One of the tricky things about stress is that each of us experiences stress differently. This makes it difficult to describe what ‘normal’ stress looks like, and subsequently, to define clearly at what point stress turns into something more serious.
In general terms, identifying stress usually means noticing specific changes in ourselves, or someone else. Usually these changes fall into these categories:
- Physical changes; such as body tension or feeling breathless
- Emotional changes; maybe feeling overwhelmed or anxious
- Thinking changes; perhaps having trouble seeing the big picture or remembering important details
- Behaviour changes; being less productive or drinking too much coffee
Of course there can be other reasons for changes like these. However usually if we notice several changes over a specific time period we often identify the signs as signs of stress.
How much stress is normal?
Another tricky question to answer because again there are individual differences. Some people are comfortable with and even enjoy high levels of stress. They may think of the signs as signs of challenge, or excitement. Other people experience even small amounts of stress as uncomfortable. There is no right or wrong about this, it’s just personal style and preference. It is helpful to know which style you tend to prefer as this has implications for career and life choices.
One fact we do know is that as human beings, we perform best and maintain better well-being when stress or challenge is for specific periods of time, and is balanced with recovery (when we recharge our mental and physical batteries). Oscillating between periods of challenge and periods of recovery is ideal.
Back to our original question then – when does stress become something more serious?
Psychologists usually answer this by asking people questions about time frames and the impact of the stress on someone’s life and functioning.
Generally, stress may become a problem, or something more serious, when it has been going on for too long, when there hasn’t been enough opportunity for recovery, and/or when the stress is interfering in the person’s ability to do their job well or function well in their life. For example the stress is interfering with their ability to be a good parent, or to maintain close relationships.
As well as this interference in the person’s life or functioning, or both, stress can morph into other difficulties. Often these will show up as anxiety or depression.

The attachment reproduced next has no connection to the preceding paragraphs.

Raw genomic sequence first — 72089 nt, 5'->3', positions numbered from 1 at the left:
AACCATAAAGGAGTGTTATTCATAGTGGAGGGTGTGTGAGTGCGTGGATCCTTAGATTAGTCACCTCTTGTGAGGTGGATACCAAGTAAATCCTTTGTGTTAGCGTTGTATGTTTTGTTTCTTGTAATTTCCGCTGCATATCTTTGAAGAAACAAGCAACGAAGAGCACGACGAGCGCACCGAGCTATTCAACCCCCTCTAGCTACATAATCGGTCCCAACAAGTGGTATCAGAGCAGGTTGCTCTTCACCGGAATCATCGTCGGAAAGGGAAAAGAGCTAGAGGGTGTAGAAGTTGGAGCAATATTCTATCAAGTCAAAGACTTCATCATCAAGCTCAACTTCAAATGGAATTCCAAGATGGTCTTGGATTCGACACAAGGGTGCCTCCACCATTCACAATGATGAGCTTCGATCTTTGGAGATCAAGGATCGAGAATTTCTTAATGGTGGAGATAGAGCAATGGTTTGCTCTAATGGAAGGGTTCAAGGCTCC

What should you do if you notice these signs in yourself, or in someone else? Firstly, and most importantly, tell someone, and get help.
The person you tell will ideally be someone you trust, and whom you feel comfortable with. You don’t have to give details; just let them know you are finding things hard. If the words are hard show them this article, or anything else you have seen or read which describes how you are feeling.
Secondly, seek help for yourself, or ask the person you have told to do it for you or with you, if the help seeking feels too hard.
Good places to start include:
- Your GP
- Your Employee Assistance programme at work
- NZ Depression Helpline 0800 111757
- NZ Mental Health Foundation http://www.mentalhealth.org.nz/
The good news is; anxiety and depression are both very treatable. With a combination of the right help and support, and sometimes with medication, people recover well and stay well. Often the treatment includes reviewing the person’s usual coping strategies for managing stress, and adding to these strategies with some new tools to strengthen personal and professional resilience.
Signs that you or someone else might be experiencing depression or anxiety include:
- Sad, depressed or irritable mood
- Feeling guilty
- Less interest or pleasure in usual activities
- Withdrawing from or avoiding people
- Finding it harder than usual to do things
- Trouble concentrating, difficulty making decisions
- Suicidal thoughts, even making a suicide plan
- Recurrent thoughts of death
- Low self-esteem or self-worth
- Seeing the future as hopeless
- Self-critical thoughts
- Tiredness or loss of energy
- Significant weight loss or decrease in appetite (but not if you are dieting)
- Change in sleep pattern – difficulty sleeping, or sleeping more than usual
- Decreased sexual desire.
- Feeling nervous
- Frequent worrying
- Trembling, twitching, feeling shaky and restless
- Muscle tension, muscle aches, muscle soreness
- Easily tired, shortness of breath
- Rapid heartbeat
- Sweating not due to the heat
- Dizziness or light-headedness
- Nausea, diarrhoea or stomach problems, frequent urination
- Hot flashes or chills
- Trouble swallowing or ‘lump in throat’, dry mouth
- Feeling keyed up or on edge
- Trouble falling or staying asleep
- Avoiding places where you might be anxious
- Frequent thoughts of danger
- Seeing yourself as unable to cope
- Frequent thoughts that something terrible will happen.